The IWSR specializes in tracking volume and value data and trend analysis across global travel retail for wine and spirits. Below, our take on key 2018 notable insights.
What the passenger numbers are telling us
International tourist arrivals grew by 6% in 2018, according to UN World Tourism Organization (UNWTO). The Middle East was the fastest-growing region (+10%), with Africa, Europe and Asia-Pacific enjoying growth of 6% to 7%. Arrivals to the Americas rose more slowly (+3%). UNWTO cites favourable economic trends, strong demand for travel from key source markets and the continued recovery of major destinations previously affected by crises as the main factors driving the increase in traveller numbers.
UNWTO reports that Russian travellers posted the fastest rise in international tourism expenditure in 2018 (+15.6%), with French (+10.3%) and Australian travellers (+8.8%) also spending considerably more, followed by Americans (+7.2%) and South Koreans (+5.7%). Spending by Chinese travellers grew by 3.9%.
Demand for gin and Irish whiskey continues
The expansion of the gin category shows no sign of slowing down yet and new gin brands continue to enter the travel-retail market. Many of these are locally produced craft gins but established international brands have also been active in launching new lines, particularly flavoured gins.
Demand for Irish whiskey continues to grow, with the Nordic countries among the key markets where demand among travellers is still rising. Local whiskies from other less well-known whisky producing countries are also increasing in number, but activity in this sector is still on a smaller scale than in the gin category.
The last few years have seen a growing trend towards smaller bottle sizes, boosted by the rising popularity of craft spirits. 50cl bottles have become more common, for example, particularly for local gin and whisky brands.
Asia-Pacific: looking positive
2018 saw strong growth in a number of key Asian markets such as South Korea, Taiwan and Thailand. Sales in South Korea were boosted by double-digit growth in tourist arrivals from China, Japan, Taiwan and Malaysia. International tourist arrivals to Thailand rose by 7.5% in 2018 and there was a surge in spending by Chinese visitors in Thailand in December.
On 1 April 2019 the Singapore Government cut the duty-free liquor allowance from three litres to two for travellers spending more than 48 hours outside Singapore, excluding those returning from Malaysia.
According to Airports Council International, Asia-Pacific enjoyed some of the strongest growth (+8%) in international air passenger traffic in 2018.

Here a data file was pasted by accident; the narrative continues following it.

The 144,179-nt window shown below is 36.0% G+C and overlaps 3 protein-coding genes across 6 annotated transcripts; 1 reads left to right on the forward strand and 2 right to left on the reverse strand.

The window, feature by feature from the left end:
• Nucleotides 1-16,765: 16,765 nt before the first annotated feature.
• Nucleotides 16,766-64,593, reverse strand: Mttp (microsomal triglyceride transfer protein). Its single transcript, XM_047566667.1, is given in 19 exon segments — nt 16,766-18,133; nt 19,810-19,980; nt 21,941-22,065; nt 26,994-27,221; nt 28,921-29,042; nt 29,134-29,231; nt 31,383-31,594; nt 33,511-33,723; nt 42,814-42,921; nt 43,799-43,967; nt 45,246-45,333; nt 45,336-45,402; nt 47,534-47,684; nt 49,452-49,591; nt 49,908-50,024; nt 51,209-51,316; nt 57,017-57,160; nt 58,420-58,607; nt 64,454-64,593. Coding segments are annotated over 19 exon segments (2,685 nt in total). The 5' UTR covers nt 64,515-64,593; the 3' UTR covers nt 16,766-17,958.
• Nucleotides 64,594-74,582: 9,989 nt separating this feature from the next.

Americas: market conditions deteriorate in Latin America but North America strong
Market conditions deteriorated in Latin America in the second half of 2018. A fall in the value of the Brazilian real and Argentinian peso hit duty-free sales in Brazil, Argentina and other Latin American markets last year. The situation in Brazil is expected to improve during 2019, but in Argentina the peso fell to a new low against the US dollar this month and high inflation also continues to have a negative impact on consumers’ disposable income.
Growth at airport duty-free stores in North America has been strong in recent months, although spending by Chinese passengers fell in the latter part of 2018.
According to Airports Council International, North America saw +6% growth in international air passenger traffic in 2018; Latin America and the Caribbean saw +5%.
Europe sees mixed results
In Southern Europe sales at Turkish duty-free outlets were boosted by the return of high-spending Russian passengers. The Greek market benefited from a 13% rise international arrivals at Greek airports in 2018, largely driven by increased arrivals from other EU countries. Spain was hit by a shift in tourism flows to other destinations in Southern Europe and North Africa and by a fall in British passenger numbers.
Growth in international tourist arrivals to Northern Europe was relatively flat in 2018. The Nordic market is stable but was adversely affected by the fall in the value of the Swedish krona against the euro and US dollar in the first half of 2018. Rising air passenger traffic is boosting the airport sector in the region, but sales on board ferry lines are steadily declining.
Trends are generally positive in Central & Eastern Europe, boosted by a return to growth in Russia.
According to Airports Council International, Europe saw +7% growth in international air passenger traffic in 2018.
UNWTO forecasts international tourism arrivals will increase by 3% to 4% in 2019. Asia-Pacific (+5% to 6%) and the Middle East (+4% to 6%) are expected to be the fastest-growing regions, followed by Africa (+3% to 5%) and Europe (+3% to 4%). Slower growth is forecast to continue in the Americas (+2% to 3%).
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